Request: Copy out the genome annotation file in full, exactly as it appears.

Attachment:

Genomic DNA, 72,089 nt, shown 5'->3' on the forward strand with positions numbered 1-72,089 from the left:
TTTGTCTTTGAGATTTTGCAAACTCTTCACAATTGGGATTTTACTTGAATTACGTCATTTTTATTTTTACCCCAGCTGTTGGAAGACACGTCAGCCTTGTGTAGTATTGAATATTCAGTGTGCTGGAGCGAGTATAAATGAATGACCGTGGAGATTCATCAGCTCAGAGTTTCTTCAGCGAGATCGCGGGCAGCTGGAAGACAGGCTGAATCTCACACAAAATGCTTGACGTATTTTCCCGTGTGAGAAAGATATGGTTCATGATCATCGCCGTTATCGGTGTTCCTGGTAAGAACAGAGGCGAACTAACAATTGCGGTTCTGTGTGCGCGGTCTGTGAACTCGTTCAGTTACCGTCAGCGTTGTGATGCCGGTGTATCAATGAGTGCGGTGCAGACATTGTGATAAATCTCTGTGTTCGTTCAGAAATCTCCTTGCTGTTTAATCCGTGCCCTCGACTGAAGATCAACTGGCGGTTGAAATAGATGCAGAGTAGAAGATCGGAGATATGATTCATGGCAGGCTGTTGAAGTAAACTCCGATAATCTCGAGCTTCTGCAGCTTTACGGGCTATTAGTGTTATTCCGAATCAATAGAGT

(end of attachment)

Genomic DNA, 72,089 nt, shown 5'->3' on the forward strand with positions numbered 1-72,089 from the left:
TTTGTCTTTGAGATTTTGCAAACTCTTCACAATTGGGATTTTACTTGAATTACGTCATTTTTATTTTTACCCCAGCTGTTGGAAGACACGTCAGCCTTGTGTAGTATTGAATATTCAGTGTGCTGGAGCGAGTATAAATGAATGACCGTGGAGATTCATCAGCTCAGAGTTTCTTCAGCGAGATCGCGGGCAGCTGGAAGACAGGCTGAATCTCACACAAAATGCTTGACGTATTTTCCCGTGTGAGAAAGATATGGTTCATGATCATCGCCGTTATCGGTGTTCCTGGTAAGAACAGAGGCGAACTAACAATTGCGGTTCTGTGTGCGCGGTCTGTGAACTCGTTCAGTTACCGTCAGCGTTGTGATGCCGGTGTATCAATGAGTGCGGTGCAGACATTGTGATAAATCTCTGTGTTCGTTCAGAAATCTCCTTGCTGTTTAATCCGTGCCCTCGACTGAAGATCAACTGGCGGTTGAAATAGATGCAGAGTAGAAGATCGGAGATATGATTCATGGCAGGCTGTTGAAGTAAACTCCGATAATCTCGAGCTTCTGCAGCTTTACGGGCTATTAGTGTTATTCCGAATCAATAGAGT